18. Dick

    Dick Well-Known Member

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    Criterion is doing such an outstanding job releasing desirable independent and foreign films on DVD that it almost seems like ingratitude to suggest more...

    But would love to see the following, which Criterion released on laser disc and which no studio has yet released to DVD:

    FIRES ON THE PLAIN
    49TH PARALLEL
    IN WHICH WE SERVE
    JOUR de FETE
    HOBSON'S CHOICE


    And some which are simply movies Criterion might typically release but which are still owned by someone else (I won't even bother listing those held by major studios):

    CRIA! (CUERVOS)
    CHANT OF JIMMIE BLACKSMITH
    EL NORTE
    JOUR SE LEVE
    STEEL HELMET
    GATE OF HELL
    LE GRAND CHEMIN
     
  19. Lord Dalek

    Lord Dalek Well-Known Member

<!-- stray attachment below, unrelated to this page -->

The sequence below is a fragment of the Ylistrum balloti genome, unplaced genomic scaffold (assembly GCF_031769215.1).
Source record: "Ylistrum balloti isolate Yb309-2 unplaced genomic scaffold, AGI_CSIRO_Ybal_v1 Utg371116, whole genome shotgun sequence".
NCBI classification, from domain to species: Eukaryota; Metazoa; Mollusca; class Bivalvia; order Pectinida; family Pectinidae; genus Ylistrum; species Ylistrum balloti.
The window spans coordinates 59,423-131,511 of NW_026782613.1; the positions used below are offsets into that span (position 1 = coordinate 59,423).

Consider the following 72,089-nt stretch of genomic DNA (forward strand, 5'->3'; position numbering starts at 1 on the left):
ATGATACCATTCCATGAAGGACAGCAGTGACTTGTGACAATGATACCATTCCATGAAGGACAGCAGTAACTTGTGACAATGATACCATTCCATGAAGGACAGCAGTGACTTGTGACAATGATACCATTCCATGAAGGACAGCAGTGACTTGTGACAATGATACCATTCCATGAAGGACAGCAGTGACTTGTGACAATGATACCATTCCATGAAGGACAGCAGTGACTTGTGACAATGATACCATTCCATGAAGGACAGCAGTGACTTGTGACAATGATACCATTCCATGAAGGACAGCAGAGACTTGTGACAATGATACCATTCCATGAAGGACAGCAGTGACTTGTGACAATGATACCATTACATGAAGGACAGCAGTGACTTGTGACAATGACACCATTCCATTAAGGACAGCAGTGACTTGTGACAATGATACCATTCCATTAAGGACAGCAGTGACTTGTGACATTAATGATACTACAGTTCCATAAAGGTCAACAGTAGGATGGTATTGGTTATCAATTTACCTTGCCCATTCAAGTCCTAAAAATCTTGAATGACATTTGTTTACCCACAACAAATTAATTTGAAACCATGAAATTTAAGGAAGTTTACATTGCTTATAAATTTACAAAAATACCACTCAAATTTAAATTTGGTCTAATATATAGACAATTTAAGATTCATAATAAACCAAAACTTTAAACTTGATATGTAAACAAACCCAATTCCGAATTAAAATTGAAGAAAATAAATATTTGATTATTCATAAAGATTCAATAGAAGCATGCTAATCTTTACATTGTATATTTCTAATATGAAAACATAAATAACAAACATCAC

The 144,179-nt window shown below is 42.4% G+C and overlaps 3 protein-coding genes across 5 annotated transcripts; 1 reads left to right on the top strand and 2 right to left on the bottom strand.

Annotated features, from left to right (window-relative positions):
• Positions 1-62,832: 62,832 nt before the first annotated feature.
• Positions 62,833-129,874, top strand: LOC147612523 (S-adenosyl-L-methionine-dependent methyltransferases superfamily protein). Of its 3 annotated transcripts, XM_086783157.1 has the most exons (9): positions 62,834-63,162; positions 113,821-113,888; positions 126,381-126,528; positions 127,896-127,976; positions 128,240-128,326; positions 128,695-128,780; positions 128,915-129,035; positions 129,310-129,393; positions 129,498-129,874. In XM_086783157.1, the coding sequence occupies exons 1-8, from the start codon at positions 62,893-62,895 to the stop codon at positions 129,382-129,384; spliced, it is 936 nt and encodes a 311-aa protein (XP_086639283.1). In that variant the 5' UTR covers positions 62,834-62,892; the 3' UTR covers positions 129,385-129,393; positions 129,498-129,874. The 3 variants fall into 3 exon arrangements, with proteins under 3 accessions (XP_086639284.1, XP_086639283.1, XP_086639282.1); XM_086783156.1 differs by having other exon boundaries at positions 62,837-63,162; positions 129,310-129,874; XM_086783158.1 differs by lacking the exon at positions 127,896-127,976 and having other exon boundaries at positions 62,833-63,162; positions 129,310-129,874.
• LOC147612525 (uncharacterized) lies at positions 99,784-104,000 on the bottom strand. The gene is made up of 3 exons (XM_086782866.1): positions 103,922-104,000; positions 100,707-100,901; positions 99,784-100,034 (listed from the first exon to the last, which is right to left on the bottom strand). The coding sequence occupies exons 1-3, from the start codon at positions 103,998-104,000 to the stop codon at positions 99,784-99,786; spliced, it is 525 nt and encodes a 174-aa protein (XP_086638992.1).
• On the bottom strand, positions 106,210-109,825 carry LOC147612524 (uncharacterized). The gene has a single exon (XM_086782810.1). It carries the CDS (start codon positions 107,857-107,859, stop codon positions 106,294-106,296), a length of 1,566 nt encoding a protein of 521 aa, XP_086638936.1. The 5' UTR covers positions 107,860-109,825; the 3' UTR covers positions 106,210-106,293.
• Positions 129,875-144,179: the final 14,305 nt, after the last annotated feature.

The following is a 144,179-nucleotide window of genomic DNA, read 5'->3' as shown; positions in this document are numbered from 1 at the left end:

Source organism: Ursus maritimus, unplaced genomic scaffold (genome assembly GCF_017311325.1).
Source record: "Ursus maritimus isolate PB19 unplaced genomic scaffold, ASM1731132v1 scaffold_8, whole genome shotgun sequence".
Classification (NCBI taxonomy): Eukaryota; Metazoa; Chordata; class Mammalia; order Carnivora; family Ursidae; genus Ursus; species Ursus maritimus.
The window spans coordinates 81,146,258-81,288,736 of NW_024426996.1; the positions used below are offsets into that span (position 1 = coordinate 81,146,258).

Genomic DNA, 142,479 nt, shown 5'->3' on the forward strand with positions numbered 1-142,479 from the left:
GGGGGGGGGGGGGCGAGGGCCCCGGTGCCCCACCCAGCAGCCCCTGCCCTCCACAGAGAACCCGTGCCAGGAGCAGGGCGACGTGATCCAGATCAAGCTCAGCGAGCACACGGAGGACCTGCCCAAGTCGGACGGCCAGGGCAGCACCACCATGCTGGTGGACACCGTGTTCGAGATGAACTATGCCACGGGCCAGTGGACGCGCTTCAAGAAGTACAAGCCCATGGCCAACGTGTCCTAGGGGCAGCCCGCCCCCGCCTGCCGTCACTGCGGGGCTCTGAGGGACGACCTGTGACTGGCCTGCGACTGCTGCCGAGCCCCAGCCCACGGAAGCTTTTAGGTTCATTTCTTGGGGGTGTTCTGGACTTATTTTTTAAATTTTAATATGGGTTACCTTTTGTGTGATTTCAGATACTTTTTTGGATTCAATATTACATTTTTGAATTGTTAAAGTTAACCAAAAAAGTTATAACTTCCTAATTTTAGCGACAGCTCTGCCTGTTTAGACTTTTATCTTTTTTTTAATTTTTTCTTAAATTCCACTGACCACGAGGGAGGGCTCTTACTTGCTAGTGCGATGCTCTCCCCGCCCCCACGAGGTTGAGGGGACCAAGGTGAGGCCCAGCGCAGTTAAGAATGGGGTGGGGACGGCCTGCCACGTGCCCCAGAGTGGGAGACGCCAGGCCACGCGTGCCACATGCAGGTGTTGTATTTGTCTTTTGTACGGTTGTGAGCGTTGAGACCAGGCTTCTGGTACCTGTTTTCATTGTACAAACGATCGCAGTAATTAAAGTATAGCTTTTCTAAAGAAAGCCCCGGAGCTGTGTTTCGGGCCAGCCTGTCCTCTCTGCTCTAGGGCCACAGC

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    Joel Henderson
    Dodesukaden
    Dersu Uzula
    Madadayo
    The Game
    12 Monkeys
    Crash (Cronenberg's)
    Something by Hayao Miyazaki
    All non-anamorphic titles they still own the rights to remastered in 16:9
    Bottle Rocket
     
  20. Mark Cappelletty

    Mark Cappelletty Well-Known Member

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    THE GAME. More Sam Fuller (16x9 remasters of THE NAKED KISS and SHOCK CORRIDOR!). New 16x9 HIGH AND LOW (awful transfer). MIA Peter Greenaway titles, including DROWNING BY NUMBERS and the never-released-in-the-U.S. THE BABY OF MACON and THE TULSE LUPER SUITCASES.

    And EL TOPO! Wasn't there talk about a year ago about them getting rights to that and THE HOLY MOUNTAIN?